Both these problems will make it very difficult for India’s GDP to double to $5 trillion in six years. Historical data shows that post-1991 reforms, the only time India’s GDP doubled in five years was during the global economic boom of 2003-2008. This period was characterised by positive external climate – global economic growth, as well as trade and investment led by the US, EU, Japan and China, had peaked.
India’s domestic economy was also very strong with high savings and investment rates. Bank credit growth in this period was about 20% and export growth, driven by thriving global trade, was also 20% plus. Because of these conditions, India’s exchange rate also remained stable, even appreciated briefly, between 2003 and 2008. The average exchange rate of the rupee remained around Rs 45 to a dollar in this period. This positive environment created by domestic and global conditions led to India’s GDP doubling from roughly $650 billion in 2003-04 to $1,350 billion in 2008-09.
Unfortunately, such domestic and global conditions don’t exist today for India to double its GDP in six years to $5 trillion. India’s exports, credit growth, savings and investment rate are all stagnating at present and the global conditions are not helping either, with some economic analysts suggesting that 5% GDP growth is the new 7% for emerging economies in the current phase of de-globalisation hurting both trade and investment.
This has resulted in falling productivity across the developed and developing economies which has got aggravated by the mounting debt problem in much of the developed world and China. China has also seen a secular decline in growth to about 6%. India doesn’t have a severe debt problem but it has other vulnerabilities which have caused a structural slowdown in the domestic economy.
Given this backdrop, India might be lucky to clock average real growth rate of about 6.5% and with a nominal GDP growth of around 10.5% (after adding an inflation rate of 4%), it may take about eight years for the GDP to reach $5 trillion and that too only if one assumes a stable exchange rate, which has never happened except during the boom period of 2003-2008.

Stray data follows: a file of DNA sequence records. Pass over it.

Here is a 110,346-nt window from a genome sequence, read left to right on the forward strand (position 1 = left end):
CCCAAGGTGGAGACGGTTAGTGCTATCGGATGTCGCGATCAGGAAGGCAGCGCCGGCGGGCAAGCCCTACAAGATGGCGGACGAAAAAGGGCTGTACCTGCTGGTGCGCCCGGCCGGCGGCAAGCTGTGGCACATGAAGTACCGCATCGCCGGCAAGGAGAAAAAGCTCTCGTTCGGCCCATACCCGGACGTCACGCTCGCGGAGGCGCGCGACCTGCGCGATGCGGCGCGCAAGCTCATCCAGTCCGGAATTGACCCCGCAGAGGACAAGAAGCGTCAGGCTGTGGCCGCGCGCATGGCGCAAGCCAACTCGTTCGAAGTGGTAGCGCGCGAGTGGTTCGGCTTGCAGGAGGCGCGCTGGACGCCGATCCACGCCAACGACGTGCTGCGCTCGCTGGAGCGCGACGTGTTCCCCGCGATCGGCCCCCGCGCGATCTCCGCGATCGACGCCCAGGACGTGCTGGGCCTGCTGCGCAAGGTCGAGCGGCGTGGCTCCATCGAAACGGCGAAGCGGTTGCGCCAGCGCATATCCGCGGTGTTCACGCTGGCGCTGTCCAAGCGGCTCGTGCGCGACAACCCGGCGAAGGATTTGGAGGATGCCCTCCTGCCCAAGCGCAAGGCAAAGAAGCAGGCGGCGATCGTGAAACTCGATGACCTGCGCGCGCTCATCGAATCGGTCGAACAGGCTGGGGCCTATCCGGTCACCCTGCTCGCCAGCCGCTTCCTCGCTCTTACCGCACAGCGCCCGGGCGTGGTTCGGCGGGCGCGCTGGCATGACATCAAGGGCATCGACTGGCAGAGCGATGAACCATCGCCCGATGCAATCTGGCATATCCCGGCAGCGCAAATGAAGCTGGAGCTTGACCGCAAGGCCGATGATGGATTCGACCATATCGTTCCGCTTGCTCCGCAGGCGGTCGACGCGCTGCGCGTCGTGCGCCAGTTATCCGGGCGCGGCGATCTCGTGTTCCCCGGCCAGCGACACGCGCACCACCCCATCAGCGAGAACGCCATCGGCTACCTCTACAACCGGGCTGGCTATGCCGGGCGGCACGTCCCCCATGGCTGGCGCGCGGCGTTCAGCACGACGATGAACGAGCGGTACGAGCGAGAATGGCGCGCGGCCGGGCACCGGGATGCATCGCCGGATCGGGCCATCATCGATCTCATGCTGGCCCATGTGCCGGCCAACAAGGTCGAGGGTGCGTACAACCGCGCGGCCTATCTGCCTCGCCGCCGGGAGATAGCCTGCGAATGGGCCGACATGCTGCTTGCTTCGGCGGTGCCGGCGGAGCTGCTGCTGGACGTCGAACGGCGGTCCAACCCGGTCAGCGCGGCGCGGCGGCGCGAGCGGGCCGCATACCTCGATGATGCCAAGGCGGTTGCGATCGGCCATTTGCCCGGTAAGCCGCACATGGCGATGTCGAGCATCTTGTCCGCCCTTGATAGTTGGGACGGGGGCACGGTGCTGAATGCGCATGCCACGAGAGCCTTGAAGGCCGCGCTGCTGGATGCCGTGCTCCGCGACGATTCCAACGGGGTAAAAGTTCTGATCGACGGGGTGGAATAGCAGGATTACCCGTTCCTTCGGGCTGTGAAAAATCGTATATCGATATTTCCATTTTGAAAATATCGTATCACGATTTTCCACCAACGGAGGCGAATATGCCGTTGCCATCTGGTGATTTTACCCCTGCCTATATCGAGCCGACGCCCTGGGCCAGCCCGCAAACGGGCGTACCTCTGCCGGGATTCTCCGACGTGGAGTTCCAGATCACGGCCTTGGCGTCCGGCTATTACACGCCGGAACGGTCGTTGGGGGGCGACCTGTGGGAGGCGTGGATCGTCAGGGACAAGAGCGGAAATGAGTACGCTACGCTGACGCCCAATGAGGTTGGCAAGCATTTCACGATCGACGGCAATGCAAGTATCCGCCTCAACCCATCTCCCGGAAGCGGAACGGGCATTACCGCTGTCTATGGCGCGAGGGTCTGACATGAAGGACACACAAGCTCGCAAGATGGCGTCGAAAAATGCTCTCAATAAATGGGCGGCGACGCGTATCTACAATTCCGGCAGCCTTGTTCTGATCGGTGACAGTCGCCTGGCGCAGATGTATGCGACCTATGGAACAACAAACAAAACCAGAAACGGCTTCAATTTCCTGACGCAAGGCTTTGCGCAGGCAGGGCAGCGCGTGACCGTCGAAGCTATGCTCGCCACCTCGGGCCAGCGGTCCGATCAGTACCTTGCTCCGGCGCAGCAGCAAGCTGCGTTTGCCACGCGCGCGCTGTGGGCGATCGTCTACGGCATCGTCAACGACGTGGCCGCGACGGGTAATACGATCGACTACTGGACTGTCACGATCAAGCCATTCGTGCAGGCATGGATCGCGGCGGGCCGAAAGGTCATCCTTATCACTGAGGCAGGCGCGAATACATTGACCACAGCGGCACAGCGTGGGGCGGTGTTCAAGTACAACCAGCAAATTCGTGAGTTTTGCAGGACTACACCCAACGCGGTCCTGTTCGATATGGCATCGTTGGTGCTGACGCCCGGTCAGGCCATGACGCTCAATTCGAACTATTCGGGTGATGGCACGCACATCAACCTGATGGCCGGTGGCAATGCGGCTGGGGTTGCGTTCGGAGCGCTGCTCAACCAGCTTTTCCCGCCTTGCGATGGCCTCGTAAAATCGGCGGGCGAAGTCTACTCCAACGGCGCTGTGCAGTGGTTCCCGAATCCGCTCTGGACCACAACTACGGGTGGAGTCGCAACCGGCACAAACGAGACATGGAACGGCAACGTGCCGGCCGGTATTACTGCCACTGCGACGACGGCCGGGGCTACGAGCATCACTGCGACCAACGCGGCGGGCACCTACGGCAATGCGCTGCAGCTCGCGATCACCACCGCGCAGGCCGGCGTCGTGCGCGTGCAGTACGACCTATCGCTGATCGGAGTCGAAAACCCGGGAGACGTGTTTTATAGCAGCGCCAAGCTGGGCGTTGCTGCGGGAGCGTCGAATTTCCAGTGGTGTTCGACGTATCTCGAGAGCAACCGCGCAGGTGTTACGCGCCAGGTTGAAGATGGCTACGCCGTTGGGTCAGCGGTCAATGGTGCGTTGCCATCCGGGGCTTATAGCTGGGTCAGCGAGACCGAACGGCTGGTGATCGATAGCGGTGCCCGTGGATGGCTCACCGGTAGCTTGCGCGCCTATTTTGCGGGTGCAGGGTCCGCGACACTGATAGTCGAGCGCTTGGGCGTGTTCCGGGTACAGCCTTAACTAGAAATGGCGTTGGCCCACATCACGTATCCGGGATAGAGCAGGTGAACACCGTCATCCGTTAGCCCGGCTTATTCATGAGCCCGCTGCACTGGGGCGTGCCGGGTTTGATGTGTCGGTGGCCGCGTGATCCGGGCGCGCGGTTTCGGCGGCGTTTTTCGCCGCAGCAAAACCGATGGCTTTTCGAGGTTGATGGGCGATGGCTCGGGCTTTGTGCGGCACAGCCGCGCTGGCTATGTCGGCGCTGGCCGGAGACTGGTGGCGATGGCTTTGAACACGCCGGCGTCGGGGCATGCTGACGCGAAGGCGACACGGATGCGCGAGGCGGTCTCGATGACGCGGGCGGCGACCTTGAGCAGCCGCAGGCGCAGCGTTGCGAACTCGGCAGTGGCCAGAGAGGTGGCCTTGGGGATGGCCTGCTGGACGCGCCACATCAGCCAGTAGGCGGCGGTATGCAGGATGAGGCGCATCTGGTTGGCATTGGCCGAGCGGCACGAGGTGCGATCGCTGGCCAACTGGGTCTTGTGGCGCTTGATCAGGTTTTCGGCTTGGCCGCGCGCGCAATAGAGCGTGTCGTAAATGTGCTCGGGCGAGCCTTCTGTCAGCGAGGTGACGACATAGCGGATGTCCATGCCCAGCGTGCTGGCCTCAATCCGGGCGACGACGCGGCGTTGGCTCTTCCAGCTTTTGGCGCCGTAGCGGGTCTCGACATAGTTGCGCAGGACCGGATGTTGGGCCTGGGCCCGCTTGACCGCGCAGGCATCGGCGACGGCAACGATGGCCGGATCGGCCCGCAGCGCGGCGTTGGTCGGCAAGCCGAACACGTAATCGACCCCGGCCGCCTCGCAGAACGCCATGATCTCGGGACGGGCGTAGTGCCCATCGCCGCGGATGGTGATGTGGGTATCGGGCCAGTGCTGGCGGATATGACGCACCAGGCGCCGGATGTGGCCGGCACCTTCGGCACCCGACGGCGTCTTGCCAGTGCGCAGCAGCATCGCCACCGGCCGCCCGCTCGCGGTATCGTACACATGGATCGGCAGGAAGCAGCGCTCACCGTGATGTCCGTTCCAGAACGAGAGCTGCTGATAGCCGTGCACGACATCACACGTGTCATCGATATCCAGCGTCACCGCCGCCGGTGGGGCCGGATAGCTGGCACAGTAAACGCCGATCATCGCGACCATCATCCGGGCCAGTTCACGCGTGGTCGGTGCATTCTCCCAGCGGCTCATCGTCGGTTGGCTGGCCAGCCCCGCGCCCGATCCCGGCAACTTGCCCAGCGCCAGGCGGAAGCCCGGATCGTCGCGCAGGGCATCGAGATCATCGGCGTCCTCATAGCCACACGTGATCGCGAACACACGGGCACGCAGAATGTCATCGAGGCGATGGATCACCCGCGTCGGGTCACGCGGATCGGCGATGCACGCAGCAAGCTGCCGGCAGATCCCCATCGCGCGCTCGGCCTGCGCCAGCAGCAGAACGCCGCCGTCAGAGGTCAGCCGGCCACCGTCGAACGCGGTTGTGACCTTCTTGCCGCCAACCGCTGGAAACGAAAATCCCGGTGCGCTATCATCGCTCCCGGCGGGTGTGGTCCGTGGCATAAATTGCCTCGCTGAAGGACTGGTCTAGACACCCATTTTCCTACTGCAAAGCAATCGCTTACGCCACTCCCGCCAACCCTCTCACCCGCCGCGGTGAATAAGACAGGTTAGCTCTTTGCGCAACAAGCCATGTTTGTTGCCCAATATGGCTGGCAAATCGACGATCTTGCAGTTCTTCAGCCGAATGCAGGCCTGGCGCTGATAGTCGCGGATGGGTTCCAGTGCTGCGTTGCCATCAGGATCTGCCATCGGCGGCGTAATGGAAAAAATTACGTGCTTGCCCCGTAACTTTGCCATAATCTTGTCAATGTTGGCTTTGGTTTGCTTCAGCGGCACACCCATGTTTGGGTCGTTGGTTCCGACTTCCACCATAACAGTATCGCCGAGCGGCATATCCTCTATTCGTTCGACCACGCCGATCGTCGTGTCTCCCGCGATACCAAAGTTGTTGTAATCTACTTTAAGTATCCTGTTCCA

Post-2008-09, a period when the global financial crises brought a secular decline in global trade and investment, India’s GDP took nearly ten years to double, simply because growth had slowed down and the exchange rate suffered some shocks during the taper tantrum of 2013. The exchange rate depreciated from average Rs 45 in 2007-08 to about Rs 64 in 2017-18. That is a depreciation of about 40%. A nominal GDP growth of 11-12% over 5-6 years, and the exchange rate depreciating 40-45% in the same period, will result in the dollar-denominated GDP doubling in about ten years.
This is what happened when the economy showed impressive growth for some years after the 1991-92 reforms but the exchange rate depreciated from average Rs 31 in 1991-92 to Rs 47 in 2002-03. India’s dollar-denominated GDP took ten years to double from $320 billion to $600 billion in 2002-03. The Asian financial crises had made India’s trade exchange rate vulnerable during this period.
The history of India’s GDP growth trajectory simply reveals the economy’s vulnerability to exchange rate shocks from time to time, caused by volatility in global finance and trade, which have aggravated after the 2008 financial meltdown. Therefore, doubling of dollar GDP in 5-6 years is not supported by the prevailing headwinds, both global and domestic.